“My overall understanding of the game has changed,” says Jones. “I understand how to use a defense’s movement against them, when to create for myself, when to create for other players, when to get out of the way, when to set a pick. Last season I didn’t dodge as much. I was more of a secondary dodger; I’d let my guy slough in or let my teammates take advantage of my guy not sloughing in.”
Prior to 2018, 57.1 percent of Jones’s career catch-and-shoot chances came on the extra-man. Last year, he flipped that number upside-down, taking 70.0 percent of his catch-and-shoot attempts while even strength. Being able to remain involved while off-ball in six-on-six sets is a key area of growth. Every PLL team will have a player capable of creating offense; the best offenses will be those whose six pieces can serve as threats simultaneously, both on-ball and off-ball.
Jones’s ability to get his teammates involved has always been his strength. His physical dodging style demands early slides. Teammates have reaped the rewards of a rotating defense -- especially lefties, from Josh Dionne, Christian Walsh and Deemer Class at Duke to Brendan Mundorf, Joe Walters and Josh Byrne in the pros.
Left-handed teammates have finished a ridiculous 40.3 percent of the shots that Jones has set them up with during his pro career. There’s something natural about a righty-lefty Batman and Robin duo. When teams slide to Jones and leave a lefty open, the feeds are right in front of his face. Whether it’s this summer in the PLL or in 2022 with Team USA, Jones has a couple lefties he’d like to link up with.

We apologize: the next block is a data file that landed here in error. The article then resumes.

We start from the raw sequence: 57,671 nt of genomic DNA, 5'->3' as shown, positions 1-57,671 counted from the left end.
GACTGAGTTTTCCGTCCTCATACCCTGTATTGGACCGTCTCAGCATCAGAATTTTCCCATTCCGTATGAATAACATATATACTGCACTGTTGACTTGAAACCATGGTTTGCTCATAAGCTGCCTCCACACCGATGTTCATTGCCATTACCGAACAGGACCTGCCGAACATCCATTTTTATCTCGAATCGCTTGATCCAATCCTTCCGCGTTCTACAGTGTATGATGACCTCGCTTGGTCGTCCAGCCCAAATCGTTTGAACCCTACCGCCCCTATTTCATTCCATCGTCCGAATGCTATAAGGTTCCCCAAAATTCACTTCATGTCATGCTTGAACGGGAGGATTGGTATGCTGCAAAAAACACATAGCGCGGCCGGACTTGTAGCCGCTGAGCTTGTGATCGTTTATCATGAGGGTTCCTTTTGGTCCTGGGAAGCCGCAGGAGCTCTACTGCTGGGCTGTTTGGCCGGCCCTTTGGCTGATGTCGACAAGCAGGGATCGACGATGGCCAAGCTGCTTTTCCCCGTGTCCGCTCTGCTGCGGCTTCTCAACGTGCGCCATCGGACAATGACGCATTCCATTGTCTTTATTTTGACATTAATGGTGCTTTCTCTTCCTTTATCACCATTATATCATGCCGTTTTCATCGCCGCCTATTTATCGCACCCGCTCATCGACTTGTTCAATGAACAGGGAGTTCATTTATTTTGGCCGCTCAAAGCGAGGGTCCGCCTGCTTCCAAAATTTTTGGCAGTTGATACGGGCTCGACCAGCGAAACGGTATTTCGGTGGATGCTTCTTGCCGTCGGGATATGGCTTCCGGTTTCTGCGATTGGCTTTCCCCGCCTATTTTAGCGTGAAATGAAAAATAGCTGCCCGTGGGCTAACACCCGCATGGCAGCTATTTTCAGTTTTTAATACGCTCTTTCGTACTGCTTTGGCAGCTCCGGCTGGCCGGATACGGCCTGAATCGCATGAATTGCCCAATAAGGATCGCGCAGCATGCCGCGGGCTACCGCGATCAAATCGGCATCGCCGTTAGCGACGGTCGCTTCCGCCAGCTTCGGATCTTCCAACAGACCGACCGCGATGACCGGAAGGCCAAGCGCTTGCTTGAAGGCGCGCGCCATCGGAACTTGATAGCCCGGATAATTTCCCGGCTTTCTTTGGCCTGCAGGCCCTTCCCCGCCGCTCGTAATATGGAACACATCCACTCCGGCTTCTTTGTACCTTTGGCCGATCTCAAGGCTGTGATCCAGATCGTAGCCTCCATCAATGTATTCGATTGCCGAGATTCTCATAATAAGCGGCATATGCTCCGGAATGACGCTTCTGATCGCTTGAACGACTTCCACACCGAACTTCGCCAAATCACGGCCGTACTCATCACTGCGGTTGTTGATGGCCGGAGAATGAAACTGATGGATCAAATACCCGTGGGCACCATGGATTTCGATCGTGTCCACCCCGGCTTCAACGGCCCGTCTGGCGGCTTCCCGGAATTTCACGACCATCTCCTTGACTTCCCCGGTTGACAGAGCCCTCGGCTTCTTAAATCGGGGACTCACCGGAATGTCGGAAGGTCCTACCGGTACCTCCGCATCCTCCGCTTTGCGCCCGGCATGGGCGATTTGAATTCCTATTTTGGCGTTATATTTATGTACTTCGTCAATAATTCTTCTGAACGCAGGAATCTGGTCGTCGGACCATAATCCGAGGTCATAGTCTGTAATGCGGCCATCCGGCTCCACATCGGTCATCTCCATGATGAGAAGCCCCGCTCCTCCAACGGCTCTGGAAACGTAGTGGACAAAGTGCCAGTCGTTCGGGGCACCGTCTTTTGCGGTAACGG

“I love the way Will Manny plays the game,” says Jones. “He scores in different ways: backdoor, pass down pick down, popping to the wing, he’ll find ways to get goals himself. He’s a really smart player; obviously he’s a coach.”
“Matt Kavanagh, also -- he’s tough. I feel like I can throw it to him forward and he’ll catch it and finish in front. He’ll sacrifice his body for the better of the team. Those are two great lefties who I’d love to play with.”
Manny, Kavanagh, and the rest of the PLL player pool better hope they land on Jones’s roster, because #ScarySZN is approaching fast -- and it’s going to be terrifying for Jones’s opponents.